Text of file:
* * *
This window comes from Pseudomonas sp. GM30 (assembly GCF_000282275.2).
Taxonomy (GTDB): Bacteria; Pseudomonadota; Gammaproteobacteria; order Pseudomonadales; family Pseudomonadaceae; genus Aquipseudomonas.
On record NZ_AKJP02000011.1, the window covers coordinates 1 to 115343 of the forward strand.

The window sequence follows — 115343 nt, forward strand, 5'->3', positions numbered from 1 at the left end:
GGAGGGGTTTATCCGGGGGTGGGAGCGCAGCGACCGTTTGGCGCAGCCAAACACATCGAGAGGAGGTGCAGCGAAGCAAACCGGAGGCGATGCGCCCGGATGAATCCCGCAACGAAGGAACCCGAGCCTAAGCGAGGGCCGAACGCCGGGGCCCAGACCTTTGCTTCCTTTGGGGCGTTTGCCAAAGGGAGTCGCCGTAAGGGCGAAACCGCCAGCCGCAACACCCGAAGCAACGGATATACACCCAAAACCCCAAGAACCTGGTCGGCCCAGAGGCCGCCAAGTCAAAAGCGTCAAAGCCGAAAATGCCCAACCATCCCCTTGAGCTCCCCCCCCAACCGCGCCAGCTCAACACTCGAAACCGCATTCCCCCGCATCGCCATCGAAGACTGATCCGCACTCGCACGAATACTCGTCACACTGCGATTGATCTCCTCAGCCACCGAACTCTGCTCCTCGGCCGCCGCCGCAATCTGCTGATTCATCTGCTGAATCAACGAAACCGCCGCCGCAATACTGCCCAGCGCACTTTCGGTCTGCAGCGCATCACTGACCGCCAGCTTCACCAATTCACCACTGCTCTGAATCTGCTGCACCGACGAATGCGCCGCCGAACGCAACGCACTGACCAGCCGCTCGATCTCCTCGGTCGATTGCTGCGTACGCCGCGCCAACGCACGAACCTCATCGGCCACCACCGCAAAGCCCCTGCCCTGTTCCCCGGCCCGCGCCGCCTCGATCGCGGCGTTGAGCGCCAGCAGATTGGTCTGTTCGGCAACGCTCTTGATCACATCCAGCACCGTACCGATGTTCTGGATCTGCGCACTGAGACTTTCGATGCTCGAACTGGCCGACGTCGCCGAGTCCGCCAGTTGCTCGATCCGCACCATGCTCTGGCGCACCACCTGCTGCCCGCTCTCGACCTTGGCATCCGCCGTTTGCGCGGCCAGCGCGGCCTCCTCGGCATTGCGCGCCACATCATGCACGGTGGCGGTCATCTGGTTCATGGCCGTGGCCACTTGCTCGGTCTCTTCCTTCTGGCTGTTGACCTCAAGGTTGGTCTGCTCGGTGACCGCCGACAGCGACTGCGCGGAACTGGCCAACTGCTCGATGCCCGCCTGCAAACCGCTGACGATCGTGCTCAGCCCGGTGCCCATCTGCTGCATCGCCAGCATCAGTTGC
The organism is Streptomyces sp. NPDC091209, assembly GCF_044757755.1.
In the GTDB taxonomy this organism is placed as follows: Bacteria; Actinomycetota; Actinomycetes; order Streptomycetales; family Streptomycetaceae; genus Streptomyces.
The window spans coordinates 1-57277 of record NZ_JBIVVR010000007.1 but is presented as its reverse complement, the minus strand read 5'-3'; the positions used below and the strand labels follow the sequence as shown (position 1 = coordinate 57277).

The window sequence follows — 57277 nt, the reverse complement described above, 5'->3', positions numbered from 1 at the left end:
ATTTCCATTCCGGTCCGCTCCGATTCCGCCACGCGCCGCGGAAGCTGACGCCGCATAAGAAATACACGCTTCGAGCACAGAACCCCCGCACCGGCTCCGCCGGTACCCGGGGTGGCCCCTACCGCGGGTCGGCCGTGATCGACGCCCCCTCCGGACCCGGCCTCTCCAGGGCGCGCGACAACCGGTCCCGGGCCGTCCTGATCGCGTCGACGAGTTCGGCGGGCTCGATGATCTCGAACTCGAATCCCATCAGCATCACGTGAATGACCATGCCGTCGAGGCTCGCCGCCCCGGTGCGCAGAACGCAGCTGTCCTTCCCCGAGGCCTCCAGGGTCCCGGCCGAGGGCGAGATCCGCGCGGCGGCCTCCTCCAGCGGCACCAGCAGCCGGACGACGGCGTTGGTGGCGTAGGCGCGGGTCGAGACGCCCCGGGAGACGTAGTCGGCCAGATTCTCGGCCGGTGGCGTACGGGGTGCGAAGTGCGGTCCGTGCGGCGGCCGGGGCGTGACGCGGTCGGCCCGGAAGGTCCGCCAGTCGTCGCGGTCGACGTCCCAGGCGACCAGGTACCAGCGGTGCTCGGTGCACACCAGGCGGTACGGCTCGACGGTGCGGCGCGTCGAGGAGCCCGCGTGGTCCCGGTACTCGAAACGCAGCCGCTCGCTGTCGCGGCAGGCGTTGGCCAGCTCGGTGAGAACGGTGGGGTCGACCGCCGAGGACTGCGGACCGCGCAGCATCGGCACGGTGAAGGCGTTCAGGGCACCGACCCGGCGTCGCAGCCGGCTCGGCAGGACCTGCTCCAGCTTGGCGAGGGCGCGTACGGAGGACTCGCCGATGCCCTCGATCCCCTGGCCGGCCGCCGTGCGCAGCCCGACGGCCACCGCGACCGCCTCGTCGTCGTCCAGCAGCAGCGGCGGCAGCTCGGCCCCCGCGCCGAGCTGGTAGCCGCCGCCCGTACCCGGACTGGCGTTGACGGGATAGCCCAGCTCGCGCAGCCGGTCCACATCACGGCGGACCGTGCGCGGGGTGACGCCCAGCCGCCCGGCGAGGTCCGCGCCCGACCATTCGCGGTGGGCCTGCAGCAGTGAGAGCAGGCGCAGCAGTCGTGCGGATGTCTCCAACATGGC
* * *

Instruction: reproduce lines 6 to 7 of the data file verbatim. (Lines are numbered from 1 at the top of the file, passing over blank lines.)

The organism is Streptomyces sp. NPDC091209, assembly GCF_044757755.1.
In the GTDB taxonomy this organism is placed as follows: Bacteria; Actinomycetota; Actinomycetes; order Streptomycetales; family Streptomycetaceae; genus Streptomyces.